Reentry & Parental Rights*
1. Can I lose my parental rights if I am convicted of a crime?
- Only very serious criminal convictions against a child – like murder and manslaughter – require the state to sue to terminate your parental rights.
2. Can I lose my parental rights if I am sentenced to prison or a residential treatment program?
- Not necessarily. Federal law also says that if your child is in non-kinship foster care for fifteen of the last twenty-two months (which could happen if you are incarcerated), your parental rights should be terminated unless there is a compelling reason not to terminate them. Some examples of compelling reasons are:
- You can demonstrate that you are in contact with your child and working towards a permanent arrangement for him/her.
- The court determines that the child should not be adopted
- The child is aged fourteen or older and will not consent to adoption
- A recent change in New York allows foster care agencies to delay filing for termination if a parent is in prison or residential drug treatment. It also requires agencies to inform incarcerated parents of their rights and responsibilities and to provide referrals to services and visiting programs.
- If you are serving a jail or prison sentence of one year or longer and your child is in foster care you must:
- Consult a lawyer immediately about steps you can take to try to preserve your parental rights. You can call Legal Information for Families Today (LIFT) hotline at (212) 343-1122 for free advice and referrals to free legal services.
- Begin making efforts to stay in contact with your child right away, and keep copies of papers documenting every contact and attempted contact that you make with your child or with your child’s caseworker.
- For more information, download these excellent fact sheets created by the Women in Prison Project at the Correctional Association of NY.
3. If I can lose my parental rights when my child is in foster care for a certain period of time, what counts as time in foster care?
- Only time when your child is in the care of a state agency counts as foster care.
- If you arrange to place your child with a responsible adult, that does not count as foster care. You will not have to go to court to regain custody of your child, unless the other adult refuses to give your child back. The Department of Correctional Services should have “Temporary Acknowledgement of Custody” forms you can use. Here’s the process:
- Describe the custody arrangement in writing; and
- Have both the parent and caretaker agree to the arrangement with their notarized signatures.
- A Voluntary Placement Agreement, however, does count as foster care. A Voluntary Placement Agreement gives custody of your child to the local child welfare office or Department of Social Services.
4. Can I lose custody of my child simply by being in jail or prison?
- You can’t lose custody of your children just for being in jail or prison, but if you don’t visit or communicate with your kids for six consecutive months, your parental rights can be permanently terminated on grounds of abandonment.
1. How do I visit my kids if the other parent has an order of protection against me?
- Ask your defense attorney to get the criminal court to change it to a “limited” order of protection or to make it “subject to family court modification.” If an order of protection is “subject to family court modification,” you can go into family court yourself and ask the judge to let you visit your kids.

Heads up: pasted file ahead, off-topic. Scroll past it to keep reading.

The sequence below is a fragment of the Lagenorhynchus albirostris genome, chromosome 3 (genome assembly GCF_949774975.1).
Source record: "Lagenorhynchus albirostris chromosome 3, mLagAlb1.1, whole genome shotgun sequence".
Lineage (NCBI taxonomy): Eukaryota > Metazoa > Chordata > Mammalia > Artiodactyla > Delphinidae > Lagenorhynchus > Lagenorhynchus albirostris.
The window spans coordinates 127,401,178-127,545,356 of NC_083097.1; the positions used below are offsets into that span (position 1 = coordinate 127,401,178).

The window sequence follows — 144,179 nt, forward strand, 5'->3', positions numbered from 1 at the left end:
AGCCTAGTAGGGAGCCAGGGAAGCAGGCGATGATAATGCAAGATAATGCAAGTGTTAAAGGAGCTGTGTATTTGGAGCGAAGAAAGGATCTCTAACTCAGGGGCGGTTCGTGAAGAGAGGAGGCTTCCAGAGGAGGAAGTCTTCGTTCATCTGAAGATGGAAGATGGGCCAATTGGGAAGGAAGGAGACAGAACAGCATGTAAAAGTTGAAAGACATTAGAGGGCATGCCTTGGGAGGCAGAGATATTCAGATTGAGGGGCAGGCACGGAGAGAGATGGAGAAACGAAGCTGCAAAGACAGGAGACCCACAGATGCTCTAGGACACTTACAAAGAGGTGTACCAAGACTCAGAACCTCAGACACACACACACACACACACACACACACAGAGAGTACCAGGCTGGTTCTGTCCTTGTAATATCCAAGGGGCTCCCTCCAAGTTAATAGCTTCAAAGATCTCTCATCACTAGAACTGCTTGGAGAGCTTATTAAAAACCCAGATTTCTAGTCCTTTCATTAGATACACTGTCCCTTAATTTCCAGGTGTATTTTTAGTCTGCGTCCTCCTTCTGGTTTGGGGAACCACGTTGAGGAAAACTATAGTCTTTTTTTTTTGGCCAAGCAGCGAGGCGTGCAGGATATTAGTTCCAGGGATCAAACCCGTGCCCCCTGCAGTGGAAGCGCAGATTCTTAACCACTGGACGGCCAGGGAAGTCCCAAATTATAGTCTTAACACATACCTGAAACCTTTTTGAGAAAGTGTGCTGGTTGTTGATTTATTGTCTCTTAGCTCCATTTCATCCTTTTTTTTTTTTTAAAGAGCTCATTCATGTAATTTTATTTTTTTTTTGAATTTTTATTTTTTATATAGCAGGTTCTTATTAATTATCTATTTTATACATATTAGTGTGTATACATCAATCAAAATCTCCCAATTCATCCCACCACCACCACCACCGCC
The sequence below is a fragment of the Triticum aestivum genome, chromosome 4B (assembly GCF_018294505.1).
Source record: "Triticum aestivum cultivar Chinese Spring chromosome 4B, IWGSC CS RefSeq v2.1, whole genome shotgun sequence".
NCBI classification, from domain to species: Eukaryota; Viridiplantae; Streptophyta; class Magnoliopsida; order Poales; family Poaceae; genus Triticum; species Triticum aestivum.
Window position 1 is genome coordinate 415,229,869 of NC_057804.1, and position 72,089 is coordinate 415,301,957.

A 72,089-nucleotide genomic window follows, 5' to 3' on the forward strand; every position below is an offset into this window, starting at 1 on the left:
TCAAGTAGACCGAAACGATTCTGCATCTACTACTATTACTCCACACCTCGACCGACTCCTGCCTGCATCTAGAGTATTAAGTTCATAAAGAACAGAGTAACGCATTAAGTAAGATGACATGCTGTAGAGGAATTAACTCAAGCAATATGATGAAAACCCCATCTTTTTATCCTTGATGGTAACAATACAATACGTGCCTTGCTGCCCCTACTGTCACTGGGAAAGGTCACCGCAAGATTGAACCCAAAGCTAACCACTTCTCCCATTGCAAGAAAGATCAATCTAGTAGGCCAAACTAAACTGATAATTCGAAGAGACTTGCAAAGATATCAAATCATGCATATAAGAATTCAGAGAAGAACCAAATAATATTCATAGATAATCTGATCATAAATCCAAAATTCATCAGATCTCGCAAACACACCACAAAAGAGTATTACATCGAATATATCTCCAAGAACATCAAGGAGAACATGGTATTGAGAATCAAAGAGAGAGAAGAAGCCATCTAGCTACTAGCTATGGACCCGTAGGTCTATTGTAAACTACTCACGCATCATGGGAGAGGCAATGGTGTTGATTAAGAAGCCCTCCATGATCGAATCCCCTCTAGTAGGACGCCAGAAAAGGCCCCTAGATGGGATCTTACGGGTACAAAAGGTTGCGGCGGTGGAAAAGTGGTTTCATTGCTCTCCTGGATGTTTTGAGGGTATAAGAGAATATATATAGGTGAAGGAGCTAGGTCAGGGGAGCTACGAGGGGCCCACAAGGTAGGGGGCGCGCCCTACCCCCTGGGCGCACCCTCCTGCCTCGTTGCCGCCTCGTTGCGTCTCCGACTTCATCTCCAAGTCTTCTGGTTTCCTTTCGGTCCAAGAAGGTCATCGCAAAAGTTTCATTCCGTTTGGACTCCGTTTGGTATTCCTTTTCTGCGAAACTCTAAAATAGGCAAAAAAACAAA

2. What rights do I have if my children are in foster care?
- You have the right to visit with your child at least once per month.
- You have the right to know the reason why your child is placed in foster care, and to identify a family-member or other people who should be explored as resources for your children while you are incarcerated.
- You have a right to an attorney to represent you in Family Court.
- You have a right to know the name of your child’s caseworker, and to be in contact with him/her.
- You have the right to receive help in taking steps you need to take in order to be reunified with your child.
- You have a right to participate in planning for your child’s future; you have a right to input into the “permanency plan” and to receive a copy of this plan.
Adoption & Foster Care
3. Can I still become a foster or adoptive parent if I have been convicted of a crime?·
- It depends on the offense.
- You will be denied if you have a felony conviction for
- Child abuse or neglect;
- Spousal abuse;
- A crime against a child, including child pornography;
- A crime involving violence, including rape, sexual assault, or homicide, other than physical assault; or
- Within the past five years, a felony for drugs or physical assault.
- Until recently, New York State “opted out” of the federal law that called for mandatory disqualification of adoptive and foster care parent applicants with these types of felony convictions. As of October 1, 2008 New York is no longer opting out of this law. This means that if you have a felony conviction that falls into any of the categories above you cannot be a foster or adoptive parent.
- However, the law only applies to new applications. If you are already a foster or adoptive parent your children will not be removed from you based on past convictions.
- You can view the Policy Directive from the Office of Children & Family Services on Reentry Net/NY (http://www.reentry.net/ny/library/attachment.130360).
- You might be denied if:
- You have been charged with or convicted of any crime; or
- Someone in your house over the age of 18 has been charged with or convicted of any crime.
* This handout is an excerpt from The Consequences of Criminal Charges: A People’s Guide, published by The Bronx Defenders. It is for informational purposes only and is NOT a substitute for legal advice. It is up to date as of October 2010.